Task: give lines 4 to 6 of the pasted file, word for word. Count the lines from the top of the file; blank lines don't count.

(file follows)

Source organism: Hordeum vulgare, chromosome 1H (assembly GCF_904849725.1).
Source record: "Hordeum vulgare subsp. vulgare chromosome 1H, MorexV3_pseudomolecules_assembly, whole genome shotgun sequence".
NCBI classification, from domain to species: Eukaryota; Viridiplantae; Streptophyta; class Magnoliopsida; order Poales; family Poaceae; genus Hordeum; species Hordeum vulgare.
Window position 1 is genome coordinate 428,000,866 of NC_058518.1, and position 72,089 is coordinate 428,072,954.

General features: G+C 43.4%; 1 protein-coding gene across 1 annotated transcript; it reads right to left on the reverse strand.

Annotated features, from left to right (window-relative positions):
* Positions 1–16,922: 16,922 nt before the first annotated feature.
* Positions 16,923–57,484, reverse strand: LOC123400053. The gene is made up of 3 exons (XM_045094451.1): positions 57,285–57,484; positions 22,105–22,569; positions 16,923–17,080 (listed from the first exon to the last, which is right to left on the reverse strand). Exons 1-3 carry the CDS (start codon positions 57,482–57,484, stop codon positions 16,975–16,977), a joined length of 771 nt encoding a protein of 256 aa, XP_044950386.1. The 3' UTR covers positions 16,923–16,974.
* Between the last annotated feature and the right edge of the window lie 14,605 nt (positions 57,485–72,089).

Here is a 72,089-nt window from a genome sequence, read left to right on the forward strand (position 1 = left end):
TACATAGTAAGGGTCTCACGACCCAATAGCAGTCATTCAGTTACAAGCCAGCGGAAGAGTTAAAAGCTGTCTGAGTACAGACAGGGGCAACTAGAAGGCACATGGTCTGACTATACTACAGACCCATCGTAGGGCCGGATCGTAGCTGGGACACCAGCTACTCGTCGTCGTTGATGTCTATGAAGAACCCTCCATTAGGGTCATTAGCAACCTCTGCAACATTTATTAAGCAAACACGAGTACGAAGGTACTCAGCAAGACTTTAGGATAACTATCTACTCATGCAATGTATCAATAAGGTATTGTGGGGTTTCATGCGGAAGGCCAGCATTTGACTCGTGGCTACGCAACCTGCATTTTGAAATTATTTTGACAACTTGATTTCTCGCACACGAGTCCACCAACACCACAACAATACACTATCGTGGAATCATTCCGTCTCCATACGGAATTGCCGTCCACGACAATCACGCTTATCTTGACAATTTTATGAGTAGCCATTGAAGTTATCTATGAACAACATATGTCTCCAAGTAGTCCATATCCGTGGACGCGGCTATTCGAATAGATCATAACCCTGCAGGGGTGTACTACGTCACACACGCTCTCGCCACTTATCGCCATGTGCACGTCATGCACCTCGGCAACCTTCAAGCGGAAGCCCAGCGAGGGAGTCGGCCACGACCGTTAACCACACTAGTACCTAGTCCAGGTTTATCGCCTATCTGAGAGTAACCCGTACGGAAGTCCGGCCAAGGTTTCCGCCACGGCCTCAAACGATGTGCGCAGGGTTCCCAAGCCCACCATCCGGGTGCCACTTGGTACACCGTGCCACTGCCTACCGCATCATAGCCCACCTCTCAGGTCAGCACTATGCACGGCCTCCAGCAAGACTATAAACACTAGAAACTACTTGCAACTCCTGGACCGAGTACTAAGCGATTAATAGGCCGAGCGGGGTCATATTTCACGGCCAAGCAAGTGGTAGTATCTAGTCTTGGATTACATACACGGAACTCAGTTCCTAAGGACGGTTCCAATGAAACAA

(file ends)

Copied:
Window position 1 is genome coordinate 428,000,866 of NC_058518.1, and position 72,089 is coordinate 428,072,954.

General features: G+C 43.4%; 1 protein-coding gene across 1 annotated transcript; it reads right to left on the reverse strand.

Annotated features, from left to right (window-relative positions):